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Your Letter: Book availability to Wadena jail inmates

"There are worse crimes than burning books. One of them is not reading them." -- Joseph Brodsky

I have never written a letter to the editor of any newspaper before, but I felt compelled to direct awareness to this matter.

It has recently come to my attention that the availability of reading material in Wadena County Jail has shifted from adequate to nonexistent. It is my understanding that the library area was closed after someone abused the privilege by hiding contraband in the pages of some books.

While I understand the need to remedy the situation and put an end to the exploitation of this privilege, I don't believe removing the access of reading material is the answer. I am aware some people might think, "Well, they are in jail! They don't need or deserve such perks!"

However, in my opinion reading is beneficial to everyone and should be greatly encouraged. Reading provides the mind with nourishment, your biceps are not the only part of the body that need exercise. Having nothing to occupy your mind with exception of television isn't constructive and does not promote good mental health.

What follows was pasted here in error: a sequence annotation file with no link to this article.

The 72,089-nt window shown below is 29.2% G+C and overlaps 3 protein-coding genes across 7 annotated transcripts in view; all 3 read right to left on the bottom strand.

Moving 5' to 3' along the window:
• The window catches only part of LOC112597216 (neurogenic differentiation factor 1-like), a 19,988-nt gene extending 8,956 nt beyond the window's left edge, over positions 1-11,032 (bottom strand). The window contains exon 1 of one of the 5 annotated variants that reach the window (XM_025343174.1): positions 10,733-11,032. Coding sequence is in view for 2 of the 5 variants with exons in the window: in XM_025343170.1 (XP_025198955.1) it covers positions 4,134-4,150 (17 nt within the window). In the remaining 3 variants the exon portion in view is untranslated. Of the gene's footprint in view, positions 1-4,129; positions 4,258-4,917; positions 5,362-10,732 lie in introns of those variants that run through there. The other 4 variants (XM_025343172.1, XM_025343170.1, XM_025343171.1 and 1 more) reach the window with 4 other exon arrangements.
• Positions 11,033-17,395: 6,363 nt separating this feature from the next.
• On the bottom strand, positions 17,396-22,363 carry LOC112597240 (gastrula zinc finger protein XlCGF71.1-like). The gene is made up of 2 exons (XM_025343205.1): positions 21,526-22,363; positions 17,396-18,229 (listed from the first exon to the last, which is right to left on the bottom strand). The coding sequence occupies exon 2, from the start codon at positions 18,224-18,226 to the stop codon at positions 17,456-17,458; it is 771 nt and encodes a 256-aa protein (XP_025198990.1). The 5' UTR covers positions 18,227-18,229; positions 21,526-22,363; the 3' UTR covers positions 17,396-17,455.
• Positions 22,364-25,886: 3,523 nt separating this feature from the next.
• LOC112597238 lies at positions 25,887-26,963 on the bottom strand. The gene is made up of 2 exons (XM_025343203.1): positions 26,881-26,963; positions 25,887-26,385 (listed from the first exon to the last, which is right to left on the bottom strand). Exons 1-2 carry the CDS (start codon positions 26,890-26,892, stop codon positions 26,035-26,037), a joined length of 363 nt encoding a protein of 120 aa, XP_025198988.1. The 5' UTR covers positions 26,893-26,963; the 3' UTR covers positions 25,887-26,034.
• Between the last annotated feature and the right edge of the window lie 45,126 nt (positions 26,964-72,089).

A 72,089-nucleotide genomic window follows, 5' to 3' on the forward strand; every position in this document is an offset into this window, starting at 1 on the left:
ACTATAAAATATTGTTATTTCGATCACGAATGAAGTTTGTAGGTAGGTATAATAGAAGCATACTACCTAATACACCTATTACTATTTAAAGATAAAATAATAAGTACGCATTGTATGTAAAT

I believe reading makes people better problem solvers, better equips people to be more successful in life. In a place like county jail, where you find those that have made mistakes and poor decisions in life or have chosen a destructive path, positive mental stimulation should be promoted not removed. Letting a few people ruin an opportunity so beneficial for everyone is the wrong decision.

If the library area was too hard to regulate being open, then I understand it had to be closed. Is there really no other way? Taking inventory of the books that had been previously available and allowing inmates to request from a list could be one possible solution. This option would allow jailers to be sure that the books were not being misused, while still allowing inmates to enrich their minds. I have faith that if my suggestion is not feasible, someone more knowledgeable about how the jail system works could come up with a better alternative.

I firmly believe when a problem arises in the development of a good idea/system you should never "toss the baby out with the bath water." If the person who makes the decisions regarding such matters can't think of a reasonable solution to this dilemma that would protect the interests of all involved, maybe they should read a book.

Renae Roth


Editor's note: The PJ contacted the sheriff's office on this matter and learned the inmates are allowed an approved set of books: Minnesota State Statutes and the Bible.